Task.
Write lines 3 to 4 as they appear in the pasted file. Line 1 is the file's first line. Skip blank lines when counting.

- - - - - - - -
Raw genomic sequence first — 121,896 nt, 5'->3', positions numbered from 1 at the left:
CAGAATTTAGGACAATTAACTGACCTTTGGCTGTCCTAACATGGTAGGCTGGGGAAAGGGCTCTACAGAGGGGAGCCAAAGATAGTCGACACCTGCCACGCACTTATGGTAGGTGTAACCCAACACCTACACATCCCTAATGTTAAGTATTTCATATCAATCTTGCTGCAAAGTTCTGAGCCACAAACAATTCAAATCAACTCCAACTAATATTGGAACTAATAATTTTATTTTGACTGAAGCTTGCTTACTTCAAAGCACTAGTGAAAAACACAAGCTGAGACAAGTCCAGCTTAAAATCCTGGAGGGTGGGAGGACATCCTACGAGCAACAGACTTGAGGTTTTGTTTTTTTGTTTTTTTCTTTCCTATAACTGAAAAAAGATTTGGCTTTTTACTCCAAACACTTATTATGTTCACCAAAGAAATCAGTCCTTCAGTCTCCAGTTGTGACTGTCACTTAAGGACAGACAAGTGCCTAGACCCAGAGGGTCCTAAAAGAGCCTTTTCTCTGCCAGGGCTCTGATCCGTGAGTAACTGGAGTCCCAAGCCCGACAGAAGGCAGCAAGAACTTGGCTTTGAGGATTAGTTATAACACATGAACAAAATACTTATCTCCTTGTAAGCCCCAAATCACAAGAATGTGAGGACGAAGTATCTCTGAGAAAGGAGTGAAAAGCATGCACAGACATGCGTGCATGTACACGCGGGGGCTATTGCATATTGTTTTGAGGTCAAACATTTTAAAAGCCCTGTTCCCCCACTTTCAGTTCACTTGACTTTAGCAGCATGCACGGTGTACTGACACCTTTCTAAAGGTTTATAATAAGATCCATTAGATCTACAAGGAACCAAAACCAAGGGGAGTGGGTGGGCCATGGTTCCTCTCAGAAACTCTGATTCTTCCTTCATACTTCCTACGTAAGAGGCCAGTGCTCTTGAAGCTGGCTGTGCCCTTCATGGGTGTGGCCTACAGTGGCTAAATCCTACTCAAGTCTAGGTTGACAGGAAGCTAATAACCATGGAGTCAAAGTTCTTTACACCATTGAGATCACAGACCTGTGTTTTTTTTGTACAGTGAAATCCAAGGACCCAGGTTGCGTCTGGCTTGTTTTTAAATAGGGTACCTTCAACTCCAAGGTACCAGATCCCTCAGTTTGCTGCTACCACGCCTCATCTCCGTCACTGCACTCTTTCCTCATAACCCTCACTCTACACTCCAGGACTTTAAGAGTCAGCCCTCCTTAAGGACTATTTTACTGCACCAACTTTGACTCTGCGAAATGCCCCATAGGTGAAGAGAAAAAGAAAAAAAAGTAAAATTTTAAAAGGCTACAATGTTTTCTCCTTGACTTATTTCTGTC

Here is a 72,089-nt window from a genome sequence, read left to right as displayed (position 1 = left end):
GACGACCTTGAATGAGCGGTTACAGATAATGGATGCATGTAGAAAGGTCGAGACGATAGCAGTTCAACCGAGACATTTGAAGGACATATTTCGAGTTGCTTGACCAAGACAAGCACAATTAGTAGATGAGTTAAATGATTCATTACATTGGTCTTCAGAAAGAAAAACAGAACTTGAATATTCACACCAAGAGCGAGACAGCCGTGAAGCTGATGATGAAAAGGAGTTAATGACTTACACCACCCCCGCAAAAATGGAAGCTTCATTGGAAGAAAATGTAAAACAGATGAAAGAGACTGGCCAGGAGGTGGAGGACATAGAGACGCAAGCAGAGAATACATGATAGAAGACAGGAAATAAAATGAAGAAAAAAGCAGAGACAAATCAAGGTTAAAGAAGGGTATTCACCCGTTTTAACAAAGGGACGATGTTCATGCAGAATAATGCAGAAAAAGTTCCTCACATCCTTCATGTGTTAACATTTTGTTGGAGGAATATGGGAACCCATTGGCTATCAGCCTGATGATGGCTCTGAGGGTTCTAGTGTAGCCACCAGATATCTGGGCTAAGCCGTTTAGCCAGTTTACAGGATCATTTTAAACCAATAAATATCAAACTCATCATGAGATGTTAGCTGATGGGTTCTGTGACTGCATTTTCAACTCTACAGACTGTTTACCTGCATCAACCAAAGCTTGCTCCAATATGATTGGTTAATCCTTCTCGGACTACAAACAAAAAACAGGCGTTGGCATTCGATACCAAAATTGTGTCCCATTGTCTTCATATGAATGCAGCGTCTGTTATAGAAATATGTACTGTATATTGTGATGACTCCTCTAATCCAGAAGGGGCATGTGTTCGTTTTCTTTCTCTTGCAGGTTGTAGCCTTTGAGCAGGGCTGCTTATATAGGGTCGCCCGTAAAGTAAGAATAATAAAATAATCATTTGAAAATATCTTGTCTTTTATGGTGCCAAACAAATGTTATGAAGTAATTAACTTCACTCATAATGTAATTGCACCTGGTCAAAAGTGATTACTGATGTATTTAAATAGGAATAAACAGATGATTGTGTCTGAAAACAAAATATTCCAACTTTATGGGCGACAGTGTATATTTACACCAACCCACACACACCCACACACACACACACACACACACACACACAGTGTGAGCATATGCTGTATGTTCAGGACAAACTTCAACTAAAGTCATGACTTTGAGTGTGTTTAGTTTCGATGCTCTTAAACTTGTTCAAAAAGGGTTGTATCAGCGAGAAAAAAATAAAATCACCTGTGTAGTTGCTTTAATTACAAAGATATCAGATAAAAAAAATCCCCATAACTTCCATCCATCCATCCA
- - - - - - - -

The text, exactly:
Here is a 72,089-nt window from a genome sequence, read left to right as displayed (position 1 = left end):
GACGACCTTGAATGAGCGGTTACAGATAATGGATGCATGTAGAAAGGTCGAGACGATAGCAGTTCAACCGAGACATTTGAAGGACATATTTCGAGTTGCTTGACCAAGACAAGCACAATTAGTAGATGAGTTAAATGATTCATTACATTGGTCTTCAGAAAGAAAAACAGAACTTGAATATTCACACCAAGAGCGAGACAGCCGTGAAGCTGATGATGAAAAGGAGTTAATGACTTACACCACCCCCGCAAAAATGGAAGCTTCATTGGAAGAAAATGTAAAACAGATGAAAGAGACTGGCCAGGAGGTGGAGGACATAGAGACGCAAGCAGAGAATACATGATAGAAGACAGGAAATAAAATGAAGAAAAAAGCAGAGACAAATCAAGGTTAAAGAAGGGTATTCACCCGTTTTAACAAAGGGACGATGTTCATGCAGAATAATGCAGAAAAAGTTCCTCACATCCTTCATGTGTTAACATTTTGTTGGAGGAATATGGGAACCCATTGGCTATCAGCCTGATGATGGCTCTGAGGGTTCTAGTGTAGCCACCAGATATCTGGGCTAAGCCGTTTAGCCAGTTTACAGGATCATTTTAAACCAATAAATATCAAACTCATCATGAGATGTTAGCTGATGGGTTCTGTGACTGCATTTTCAACTCTACAGACTGTTTACCTGCATCAACCAAAGCTTGCTCCAATATGATTGGTTAATCCTTCTCGGACTACAAACAAAAAACAGGCGTTGGCATTCGATACCAAAATTGTGTCCCATTGTCTTCATATGAATGCAGCGTCTGTTATAGAAATATGTACTGTATATTGTGATGACTCCTCTAATCCAGAAGGGGCATGTGTTCGTTTTCTTTCTCTTGCAGGTTGTAGCCTTTGAGCAGGGCTGCTTATATAGGGTCGCCCGTAAAGTAAGAATAATAAAATAATCATTTGAAAATATCTTGTCTTTTATGGTGCCAAACAAATGTTATGAAGTAATTAACTTCACTCATAATGTAATTGCACCTGGTCAAAAGTGATTACTGATGTATTTAAATAGGAATAAACAGATGATTGTGTCTGAAAACAAAATATTCCAACTTTATGGGCGACAGTGTATATTTACACCAACCCACACACACCCACACACACACACACACACACACACACACAGTGTGAGCATATGCTGTATGTTCAGGACAAACTTCAACTAAAGTCATGACTTTGAGTGTGTTTAGTTTCGATGCTCTTAAACTTGTTCAAAAAGGGTTGTATCAGCGAGAAAAAAATAAAATCACCTGTGTAGTTGCTTTAATTACAAAGATATCAGATAAAAAAAATCCCCATAACTTCCATCCATCCATCCA